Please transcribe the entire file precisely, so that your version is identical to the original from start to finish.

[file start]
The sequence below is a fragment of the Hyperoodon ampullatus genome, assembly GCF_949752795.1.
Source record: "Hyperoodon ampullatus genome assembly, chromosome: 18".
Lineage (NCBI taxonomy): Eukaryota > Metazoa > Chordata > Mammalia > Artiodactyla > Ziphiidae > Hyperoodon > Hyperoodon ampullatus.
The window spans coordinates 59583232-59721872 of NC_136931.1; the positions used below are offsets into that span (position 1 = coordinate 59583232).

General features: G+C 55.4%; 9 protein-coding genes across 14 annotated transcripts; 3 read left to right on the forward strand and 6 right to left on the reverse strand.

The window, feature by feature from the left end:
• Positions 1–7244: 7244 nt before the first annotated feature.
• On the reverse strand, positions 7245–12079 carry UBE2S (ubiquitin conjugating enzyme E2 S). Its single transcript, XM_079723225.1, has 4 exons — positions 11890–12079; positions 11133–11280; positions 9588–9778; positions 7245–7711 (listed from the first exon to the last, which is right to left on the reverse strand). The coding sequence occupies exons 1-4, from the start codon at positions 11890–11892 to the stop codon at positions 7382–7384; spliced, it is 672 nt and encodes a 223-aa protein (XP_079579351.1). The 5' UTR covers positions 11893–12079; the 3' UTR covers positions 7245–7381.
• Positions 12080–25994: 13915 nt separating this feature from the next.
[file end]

The sequence below is a fragment of the Hyperoodon ampullatus genome, assembly GCF_949752795.1.
Source record: "Hyperoodon ampullatus genome assembly, chromosome: 18".
Lineage (NCBI taxonomy): Eukaryota > Metazoa > Chordata > Mammalia > Artiodactyla > Ziphiidae > Hyperoodon > Hyperoodon ampullatus.
The window spans coordinates 59583232-59721872 of NC_136931.1; the positions used below are offsets into that span (position 1 = coordinate 59583232).

General features: G+C 55.4%; 9 protein-coding genes across 14 annotated transcripts; 3 read left to right on the forward strand and 6 right to left on the reverse strand.

The window, feature by feature from the left end:
• Positions 1–7244: 7244 nt before the first annotated feature.
• On the reverse strand, positions 7245–12079 carry UBE2S (ubiquitin conjugating enzyme E2 S). Its single transcript, XM_079723225.1, has 4 exons — positions 11890–12079; positions 11133–11280; positions 9588–9778; positions 7245–7711 (listed from the first exon to the last, which is right to left on the reverse strand). The coding sequence occupies exons 1-4, from the start codon at positions 11890–11892 to the stop codon at positions 7382–7384; spliced, it is 672 nt and encodes a 223-aa protein (XP_079579351.1). The 5' UTR covers positions 11893–12079; the 3' UTR covers positions 7245–7381.
• Positions 12080–25994: 13915 nt separating this feature from the next.